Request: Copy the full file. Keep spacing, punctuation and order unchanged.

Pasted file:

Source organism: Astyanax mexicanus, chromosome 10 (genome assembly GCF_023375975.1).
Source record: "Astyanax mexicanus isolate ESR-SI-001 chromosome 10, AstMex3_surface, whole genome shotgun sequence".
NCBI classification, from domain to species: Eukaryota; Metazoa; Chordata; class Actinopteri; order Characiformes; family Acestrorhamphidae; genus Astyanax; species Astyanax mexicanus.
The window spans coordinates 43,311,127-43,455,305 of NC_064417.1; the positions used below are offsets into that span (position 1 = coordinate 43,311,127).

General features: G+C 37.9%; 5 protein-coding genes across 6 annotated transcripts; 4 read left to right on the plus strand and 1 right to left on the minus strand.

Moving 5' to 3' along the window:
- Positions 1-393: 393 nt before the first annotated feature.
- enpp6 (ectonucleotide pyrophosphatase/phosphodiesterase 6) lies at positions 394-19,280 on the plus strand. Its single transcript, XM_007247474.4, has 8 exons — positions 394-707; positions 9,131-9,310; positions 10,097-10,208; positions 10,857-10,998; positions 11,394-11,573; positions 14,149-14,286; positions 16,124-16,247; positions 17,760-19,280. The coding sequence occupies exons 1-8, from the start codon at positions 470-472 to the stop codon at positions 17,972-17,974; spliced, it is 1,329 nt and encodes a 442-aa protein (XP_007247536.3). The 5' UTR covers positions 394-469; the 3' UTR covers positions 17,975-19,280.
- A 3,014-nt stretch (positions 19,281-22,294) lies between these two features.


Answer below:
Source organism: Astyanax mexicanus, chromosome 10 (genome assembly GCF_023375975.1).
Source record: "Astyanax mexicanus isolate ESR-SI-001 chromosome 10, AstMex3_surface, whole genome shotgun sequence".
NCBI classification, from domain to species: Eukaryota; Metazoa; Chordata; class Actinopteri; order Characiformes; family Acestrorhamphidae; genus Astyanax; species Astyanax mexicanus.
The window spans coordinates 43,311,127-43,455,305 of NC_064417.1; the positions used below are offsets into that span (position 1 = coordinate 43,311,127).

General features: G+C 37.9%; 5 protein-coding genes across 6 annotated transcripts; 4 read left to right on the plus strand and 1 right to left on the minus strand.

Moving 5' to 3' along the window:
- Positions 1-393: 393 nt before the first annotated feature.
- enpp6 (ectonucleotide pyrophosphatase/phosphodiesterase 6) lies at positions 394-19,280 on the plus strand. Its single transcript, XM_007247474.4, has 8 exons — positions 394-707; positions 9,131-9,310; positions 10,097-10,208; positions 10,857-10,998; positions 11,394-11,573; positions 14,149-14,286; positions 16,124-16,247; positions 17,760-19,280. The coding sequence occupies exons 1-8, from the start codon at positions 470-472 to the stop codon at positions 17,972-17,974; spliced, it is 1,329 nt and encodes a 442-aa protein (XP_007247536.3). The 5' UTR covers positions 394-469; the 3' UTR covers positions 17,975-19,280.
- A 3,014-nt stretch (positions 19,281-22,294) lies between these two features.